PANTONE Premium Metallics or PANTONE Matching System Metallics?

Currently, PANTONE has two parallel Metallics colour fans:

  • PANTONE Metallics Coated: Contains the classic metallic shades available since the late 1980s.
    • Main basic colours: PANTONE 877, 876, 875 …
    • Typical colour names: PANTONE 8020, 8040, 8060, etc.
  • PANTONE Premium Metallics Coated: The new Metallics fan, which has been in existence since 2012, showing new, finer metallic shades.
    • Main basic colour: PANTONE Silver 10077 C
    • Typical colour names: PANTONE 10142, 10158, 10214, etc.

The main differences between the two fans lie in the composition of their respective basic colours: Firstly, there is the different Pantone Silver: PANTONE 877 or PANTONE Silver 10077 C. On the other hand, in the PANTONE Metallics Coated the silver is supplemented by further gold basic colours, while in the PANTONE Premium Metallics Coated the newly defined silver is the only metallic basic colour and is tinted by PANTONE Goe basic colours.

Pantone 877 und Pantone Silver 10077 C im Vergleich: Bild 2
Pantone 877 und Pantone Silver 10077 C im Vergleich: Bild 1

Pantone 877 and the gold inks contain metal flakes which, after the ink has dried on the paper, settle on the ink surface like leaves, creating a silver effect. This irregular surface structure can be very different and depends, among other things, on the drying time of the ink. As a result, the silver effect could vary from print to print. After varnishing, the silver effect was usually much weaker and less brilliant than before print finishing.

PANTONE Silver C(called PANTONE Silver 10077 C in the fan, but today mostly communicated by Pantone itself as PANTONE Silver C) consists of finely emulsified metal particles, which, in contrast to the metal flakes of the 877, are very evenly distributed on the paper due to the colour. The result is a more even, calm and brilliant silver surface that retains its shine and brilliance even after varnishing and is more stable in perspective than the previous colour. According to PANTONE, the durability of the ink has also been improved. The new silver is compatible with UV and water-based lacquers and can be laminated and foil embossed.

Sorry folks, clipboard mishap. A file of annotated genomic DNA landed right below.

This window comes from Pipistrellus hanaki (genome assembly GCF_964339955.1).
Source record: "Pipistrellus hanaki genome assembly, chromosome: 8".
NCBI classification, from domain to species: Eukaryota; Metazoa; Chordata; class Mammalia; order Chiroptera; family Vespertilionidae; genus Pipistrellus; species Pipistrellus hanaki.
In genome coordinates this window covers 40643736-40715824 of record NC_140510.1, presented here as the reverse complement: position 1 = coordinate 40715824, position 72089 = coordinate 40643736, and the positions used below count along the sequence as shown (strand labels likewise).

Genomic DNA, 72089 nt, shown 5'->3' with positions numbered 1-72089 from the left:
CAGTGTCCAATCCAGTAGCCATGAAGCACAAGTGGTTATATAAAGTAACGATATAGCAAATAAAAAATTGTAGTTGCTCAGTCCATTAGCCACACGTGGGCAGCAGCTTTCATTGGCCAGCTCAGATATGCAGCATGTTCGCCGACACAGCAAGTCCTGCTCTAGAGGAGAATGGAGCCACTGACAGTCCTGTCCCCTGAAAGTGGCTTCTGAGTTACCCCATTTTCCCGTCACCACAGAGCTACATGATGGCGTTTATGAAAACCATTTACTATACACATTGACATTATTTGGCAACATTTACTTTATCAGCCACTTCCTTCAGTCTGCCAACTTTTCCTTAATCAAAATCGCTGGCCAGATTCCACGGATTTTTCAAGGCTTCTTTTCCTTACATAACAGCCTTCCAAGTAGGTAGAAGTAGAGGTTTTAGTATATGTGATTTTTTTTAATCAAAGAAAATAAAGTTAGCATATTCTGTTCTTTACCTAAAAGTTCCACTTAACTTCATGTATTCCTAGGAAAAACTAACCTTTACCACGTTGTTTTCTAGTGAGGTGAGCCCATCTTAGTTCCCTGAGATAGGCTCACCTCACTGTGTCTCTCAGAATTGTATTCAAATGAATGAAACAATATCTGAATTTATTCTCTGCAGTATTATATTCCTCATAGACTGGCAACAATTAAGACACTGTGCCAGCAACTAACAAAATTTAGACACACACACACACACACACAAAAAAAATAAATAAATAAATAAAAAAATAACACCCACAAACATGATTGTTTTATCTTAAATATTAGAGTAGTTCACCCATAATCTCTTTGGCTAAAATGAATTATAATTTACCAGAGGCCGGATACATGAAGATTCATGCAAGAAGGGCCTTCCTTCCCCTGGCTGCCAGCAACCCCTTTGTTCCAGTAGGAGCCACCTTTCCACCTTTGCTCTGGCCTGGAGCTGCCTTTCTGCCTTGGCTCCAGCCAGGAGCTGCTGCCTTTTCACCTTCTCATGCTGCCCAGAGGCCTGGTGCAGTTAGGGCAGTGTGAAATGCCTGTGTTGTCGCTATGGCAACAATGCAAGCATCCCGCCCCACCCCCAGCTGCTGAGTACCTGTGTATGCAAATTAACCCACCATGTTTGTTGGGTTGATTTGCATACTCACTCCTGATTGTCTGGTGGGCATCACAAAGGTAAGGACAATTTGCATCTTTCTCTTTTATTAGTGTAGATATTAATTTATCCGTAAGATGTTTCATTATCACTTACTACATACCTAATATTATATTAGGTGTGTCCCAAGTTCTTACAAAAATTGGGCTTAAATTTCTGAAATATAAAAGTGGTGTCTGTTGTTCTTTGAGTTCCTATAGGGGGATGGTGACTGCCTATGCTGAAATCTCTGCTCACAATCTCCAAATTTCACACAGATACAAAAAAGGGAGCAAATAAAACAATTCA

The Premium Metallics C colour fan from PANTONE shows colour reproduction with and without dispersion varnish. Important for printers: Due to the different composition, the manufacturer Eckhart recommends a different density: 1.0 for PANTONE 877 and only 0.7 for the new PANTONE Silver C, each measured with a polarized densitometer via the black filter.

One thing is not quite clear: The new 300 PANTONE Premium Metallics C colours are mixed from PANTONE Silver 10077 C and PANTONE Goe basic colours. However, GOE was discontinued in 2014. According to information from a Pantone employee, the colour shades will be converted to the 18 Pantone Matching System basic colours in a new fan generation – PANTONE Bright Orange (GOE) would then become PANTONE Orange 021 (PMS) as the basic colour. Since the basic colour is the same anyway, and has only differed in the thickness of the layer, this has no effect on the colourfulness.

Both PANTONE colour fans are stored as spot colours in our FIERY XF for the proof and can therefore be proofed as spot colours by – in the context of the very poor proofability of metallic colours. As no metallic pigments are available for proofing, the silvery effect is only simulated by the velvety gloss of the proof paper. We use the EFI 4245 Gravure Proof Paper, which has a satin surface and allows a halfway decent silver simulation. However, a reasonable preview of the expected printing result is only possible in the PANTONE colour fan.

You can order PANTONE 877 or PANTONE Silver C Proofs here

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